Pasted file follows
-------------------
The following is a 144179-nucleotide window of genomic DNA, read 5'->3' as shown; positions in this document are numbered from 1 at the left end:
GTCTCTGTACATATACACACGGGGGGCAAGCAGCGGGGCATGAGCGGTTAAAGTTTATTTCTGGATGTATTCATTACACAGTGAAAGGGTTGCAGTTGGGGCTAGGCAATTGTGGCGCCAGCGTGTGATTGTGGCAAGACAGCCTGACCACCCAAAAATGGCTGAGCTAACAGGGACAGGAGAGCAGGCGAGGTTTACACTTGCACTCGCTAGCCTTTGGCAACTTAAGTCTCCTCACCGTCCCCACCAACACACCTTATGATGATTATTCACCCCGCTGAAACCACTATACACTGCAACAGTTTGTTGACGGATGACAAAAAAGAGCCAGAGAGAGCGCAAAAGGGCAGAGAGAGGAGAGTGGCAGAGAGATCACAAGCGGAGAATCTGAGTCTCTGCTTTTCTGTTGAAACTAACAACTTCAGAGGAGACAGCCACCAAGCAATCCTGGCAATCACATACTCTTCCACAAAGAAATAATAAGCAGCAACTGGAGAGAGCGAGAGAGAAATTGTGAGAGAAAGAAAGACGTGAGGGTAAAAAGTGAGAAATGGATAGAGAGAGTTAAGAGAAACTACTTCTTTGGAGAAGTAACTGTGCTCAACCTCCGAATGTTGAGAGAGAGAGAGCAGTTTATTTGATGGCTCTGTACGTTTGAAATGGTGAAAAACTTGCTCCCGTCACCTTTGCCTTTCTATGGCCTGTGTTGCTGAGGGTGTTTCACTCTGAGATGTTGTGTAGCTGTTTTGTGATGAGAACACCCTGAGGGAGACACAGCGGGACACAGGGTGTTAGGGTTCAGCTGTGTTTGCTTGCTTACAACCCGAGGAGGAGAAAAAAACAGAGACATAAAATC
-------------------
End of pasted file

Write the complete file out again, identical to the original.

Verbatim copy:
The following is a 144179-nucleotide window of genomic DNA, read 5'->3' as shown; positions in this document are numbered from 1 at the left end:
GTCTCTGTACATATACACACGGGGGGCAAGCAGCGGGGCATGAGCGGTTAAAGTTTATTTCTGGATGTATTCATTACACAGTGAAAGGGTTGCAGTTGGGGCTAGGCAATTGTGGCGCCAGCGTGTGATTGTGGCAAGACAGCCTGACCACCCAAAAATGGCTGAGCTAACAGGGACAGGAGAGCAGGCGAGGTTTACACTTGCACTCGCTAGCCTTTGGCAACTTAAGTCTCCTCACCGTCCCCACCAACACACCTTATGATGATTATTCACCCCGCTGAAACCACTATACACTGCAACAGTTTGTTGACGGATGACAAAAAAGAGCCAGAGAGAGCGCAAAAGGGCAGAGAGAGGAGAGTGGCAGAGAGATCACAAGCGGAGAATCTGAGTCTCTGCTTTTCTGTTGAAACTAACAACTTCAGAGGAGACAGCCACCAAGCAATCCTGGCAATCACATACTCTTCCACAAAGAAATAATAAGCAGCAACTGGAGAGAGCGAGAGAGAAATTGTGAGAGAAAGAAAGACGTGAGGGTAAAAAGTGAGAAATGGATAGAGAGAGTTAAGAGAAACTACTTCTTTGGAGAAGTAACTGTGCTCAACCTCCGAATGTTGAGAGAGAGAGAGCAGTTTATTTGATGGCTCTGTACGTTTGAAATGGTGAAAAACTTGCTCCCGTCACCTTTGCCTTTCTATGGCCTGTGTTGCTGAGGGTGTTTCACTCTGAGATGTTGTGTAGCTGTTTTGTGATGAGAACACCCTGAGGGAGACACAGCGGGACACAGGGTGTTAGGGTTCAGCTGTGTTTGCTTGCTTACAACCCGAGGAGGAGAAAAAAACAGAGACATAAAATC